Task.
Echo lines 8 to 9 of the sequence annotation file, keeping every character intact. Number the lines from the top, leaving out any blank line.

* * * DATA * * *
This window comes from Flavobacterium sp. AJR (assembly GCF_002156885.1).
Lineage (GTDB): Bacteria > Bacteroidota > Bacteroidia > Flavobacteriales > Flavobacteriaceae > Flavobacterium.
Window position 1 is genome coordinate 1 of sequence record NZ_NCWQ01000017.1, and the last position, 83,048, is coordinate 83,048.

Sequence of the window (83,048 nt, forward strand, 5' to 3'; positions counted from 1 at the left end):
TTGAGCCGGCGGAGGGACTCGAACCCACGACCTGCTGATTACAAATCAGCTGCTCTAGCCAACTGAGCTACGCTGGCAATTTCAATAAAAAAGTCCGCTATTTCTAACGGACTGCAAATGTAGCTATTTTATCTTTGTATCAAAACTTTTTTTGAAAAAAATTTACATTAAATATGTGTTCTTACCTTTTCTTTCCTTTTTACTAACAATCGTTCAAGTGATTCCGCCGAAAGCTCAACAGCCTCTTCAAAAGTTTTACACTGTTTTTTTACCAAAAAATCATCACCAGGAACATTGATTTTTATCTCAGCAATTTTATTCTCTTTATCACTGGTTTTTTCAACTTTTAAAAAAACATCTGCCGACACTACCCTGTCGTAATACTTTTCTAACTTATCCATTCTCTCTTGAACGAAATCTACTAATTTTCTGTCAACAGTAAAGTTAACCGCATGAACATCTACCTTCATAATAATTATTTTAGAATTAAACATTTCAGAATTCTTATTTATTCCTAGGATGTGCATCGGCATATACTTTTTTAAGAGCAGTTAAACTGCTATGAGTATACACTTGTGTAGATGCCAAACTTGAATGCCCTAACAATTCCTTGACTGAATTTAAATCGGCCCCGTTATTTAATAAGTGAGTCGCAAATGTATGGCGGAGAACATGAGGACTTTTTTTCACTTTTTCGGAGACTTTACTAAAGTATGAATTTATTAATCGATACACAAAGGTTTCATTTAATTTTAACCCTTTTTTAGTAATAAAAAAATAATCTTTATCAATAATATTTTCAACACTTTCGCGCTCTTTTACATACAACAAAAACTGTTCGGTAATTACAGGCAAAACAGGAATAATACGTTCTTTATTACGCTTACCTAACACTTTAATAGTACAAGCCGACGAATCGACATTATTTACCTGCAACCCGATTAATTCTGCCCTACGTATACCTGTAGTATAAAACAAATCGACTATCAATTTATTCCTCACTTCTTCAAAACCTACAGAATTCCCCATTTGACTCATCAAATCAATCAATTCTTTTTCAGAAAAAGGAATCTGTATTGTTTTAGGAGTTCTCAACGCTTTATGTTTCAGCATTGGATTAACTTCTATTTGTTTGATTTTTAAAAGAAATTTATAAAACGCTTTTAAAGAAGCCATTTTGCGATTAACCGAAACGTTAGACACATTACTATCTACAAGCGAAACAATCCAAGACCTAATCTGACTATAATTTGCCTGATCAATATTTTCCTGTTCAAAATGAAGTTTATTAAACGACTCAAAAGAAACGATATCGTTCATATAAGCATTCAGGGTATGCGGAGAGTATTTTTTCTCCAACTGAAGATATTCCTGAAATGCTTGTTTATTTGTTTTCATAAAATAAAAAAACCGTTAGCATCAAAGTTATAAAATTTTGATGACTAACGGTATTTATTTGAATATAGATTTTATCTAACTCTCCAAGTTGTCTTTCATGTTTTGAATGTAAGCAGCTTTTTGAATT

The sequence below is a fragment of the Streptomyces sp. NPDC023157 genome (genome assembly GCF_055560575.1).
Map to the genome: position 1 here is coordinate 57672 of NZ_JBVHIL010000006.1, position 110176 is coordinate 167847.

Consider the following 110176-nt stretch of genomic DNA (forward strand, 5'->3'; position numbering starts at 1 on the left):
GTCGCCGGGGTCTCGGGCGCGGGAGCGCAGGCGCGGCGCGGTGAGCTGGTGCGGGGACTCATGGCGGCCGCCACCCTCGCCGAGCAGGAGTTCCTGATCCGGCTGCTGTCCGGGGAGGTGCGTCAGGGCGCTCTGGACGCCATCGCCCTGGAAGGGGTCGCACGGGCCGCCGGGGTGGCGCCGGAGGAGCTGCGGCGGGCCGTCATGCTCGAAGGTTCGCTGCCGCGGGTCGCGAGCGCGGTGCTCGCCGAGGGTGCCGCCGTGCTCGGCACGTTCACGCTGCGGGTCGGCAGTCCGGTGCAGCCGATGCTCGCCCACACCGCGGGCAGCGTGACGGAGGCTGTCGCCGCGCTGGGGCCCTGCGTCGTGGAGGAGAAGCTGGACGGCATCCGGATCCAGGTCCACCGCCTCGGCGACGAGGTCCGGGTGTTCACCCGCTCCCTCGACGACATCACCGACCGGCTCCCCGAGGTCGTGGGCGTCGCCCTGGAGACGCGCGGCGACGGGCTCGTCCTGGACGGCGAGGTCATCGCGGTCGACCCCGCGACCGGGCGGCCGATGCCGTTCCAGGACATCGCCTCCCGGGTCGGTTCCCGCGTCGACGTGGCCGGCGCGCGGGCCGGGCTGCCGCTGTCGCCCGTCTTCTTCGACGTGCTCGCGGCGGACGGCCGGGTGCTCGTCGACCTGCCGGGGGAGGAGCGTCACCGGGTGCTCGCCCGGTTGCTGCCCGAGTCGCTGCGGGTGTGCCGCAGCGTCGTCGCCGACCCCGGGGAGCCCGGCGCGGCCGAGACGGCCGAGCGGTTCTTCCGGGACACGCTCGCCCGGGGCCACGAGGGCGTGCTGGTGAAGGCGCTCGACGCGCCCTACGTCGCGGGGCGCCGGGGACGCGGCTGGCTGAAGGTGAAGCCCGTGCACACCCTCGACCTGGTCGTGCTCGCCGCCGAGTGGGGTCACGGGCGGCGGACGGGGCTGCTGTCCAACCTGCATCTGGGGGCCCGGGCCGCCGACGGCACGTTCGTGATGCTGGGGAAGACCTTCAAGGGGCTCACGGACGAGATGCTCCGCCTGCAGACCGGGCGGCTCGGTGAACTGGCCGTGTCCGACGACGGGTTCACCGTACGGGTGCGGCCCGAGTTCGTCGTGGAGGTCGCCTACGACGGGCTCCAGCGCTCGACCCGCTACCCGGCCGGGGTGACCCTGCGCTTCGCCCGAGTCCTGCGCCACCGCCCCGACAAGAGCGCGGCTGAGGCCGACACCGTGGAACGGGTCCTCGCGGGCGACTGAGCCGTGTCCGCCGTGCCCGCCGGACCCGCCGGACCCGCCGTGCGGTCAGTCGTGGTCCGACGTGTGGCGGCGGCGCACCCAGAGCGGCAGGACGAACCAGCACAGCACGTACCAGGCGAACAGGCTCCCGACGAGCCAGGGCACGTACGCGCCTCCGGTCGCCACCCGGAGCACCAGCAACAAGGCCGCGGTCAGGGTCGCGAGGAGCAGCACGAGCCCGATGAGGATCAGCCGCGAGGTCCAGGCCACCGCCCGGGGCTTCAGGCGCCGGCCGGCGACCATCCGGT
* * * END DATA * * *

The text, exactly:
Consider the following 110176-nt stretch of genomic DNA (forward strand, 5'->3'; position numbering starts at 1 on the left):
GTCGCCGGGGTCTCGGGCGCGGGAGCGCAGGCGCGGCGCGGTGAGCTGGTGCGGGGACTCATGGCGGCCGCCACCCTCGCCGAGCAGGAGTTCCTGATCCGGCTGCTGTCCGGGGAGGTGCGTCAGGGCGCTCTGGACGCCATCGCCCTGGAAGGGGTCGCACGGGCCGCCGGGGTGGCGCCGGAGGAGCTGCGGCGGGCCGTCATGCTCGAAGGTTCGCTGCCGCGGGTCGCGAGCGCGGTGCTCGCCGAGGGTGCCGCCGTGCTCGGCACGTTCACGCTGCGGGTCGGCAGTCCGGTGCAGCCGATGCTCGCCCACACCGCGGGCAGCGTGACGGAGGCTGTCGCCGCGCTGGGGCCCTGCGTCGTGGAGGAGAAGCTGGACGGCATCCGGATCCAGGTCCACCGCCTCGGCGACGAGGTCCGGGTGTTCACCCGCTCCCTCGACGACATCACCGACCGGCTCCCCGAGGTCGTGGGCGTCGCCCTGGAGACGCGCGGCGACGGGCTCGTCCTGGACGGCGAGGTCATCGCGGTCGACCCCGCGACCGGGCGGCCGATGCCGTTCCAGGACATCGCCTCCCGGGTCGGTTCCCGCGTCGACGTGGCCGGCGCGCGGGCCGGGCTGCCGCTGTCGCCCGTCTTCTTCGACGTGCTCGCGGCGGACGGCCGGGTGCTCGTCGACCTGCCGGGGGAGGAGCGTCACCGGGTGCTCGCCCGGTTGCTGCCCGAGTCGCTGCGGGTGTGCCGCAGCGTCGTCGCCGACCCCGGGGAGCCCGGCGCGGCCGAGACGGCCGAGCGGTTCTTCCGGGACACGCTCGCCCGGGGCCACGAGGGCGTGCTGGTGAAGGCGCTCGACGCGCCCTACGTCGCGGGGCGCCGGGGACGCGGCTGGCTGAAGGTGAAGCCCGTGCACACCCTCGACCTGGTCGTGCTCGCCGCCGAGTGGGGTCACGGGCGGCGGACGGGGCTGCTGTCCAACCTGCATCTGGGGGCCCGGGCCGCCGACGGCACGTTCGTGATGCTGGGGAAGACCTTCAAGGGGCTCACGGACGAGATGCTCCGCCTGCAGACCGGGCGGCTCGGTGAACTGGCCGTGTCCGACGACGGGTTCACCGTACGGGTGCGGCCCGAGTTCGTCGTGGAGGTCGCCTACGACGGGCTCCAGCGCTCGACCCGCTACCCGGCCGGGGTGACCCTGCGCTTCGCCCGAGTCCTGCGCCACCGCCCCGACAAGAGCGCGGCTGAGGCCGACACCGTGGAACGGGTCCTCGCGGGCGACTGAGCCGTGTCCGCCGTGCCCGCCGGACCCGCCGGACCCGCCGTGCGGTCAGTCGTGGTCCGACGTGTGGCGGCGGCGCACCCAGAGCGGCAGGACGAACCAGCACAGCACGTACCAGGCGAACAGGCTCCCGACGAGCCAGGGCACGTACGCGCCTCCGGTCGCCACCCGGAGCACCAGCAACAAGGCCGCGGTCAGGGTCGCGAGGAGCAGCACGAGCCCGATGAGGATCAGCCGCGAGGTCCAGGCCACCGCCCGGGGCTTCAGGCGCCGGCCGGCGACCATCCGGT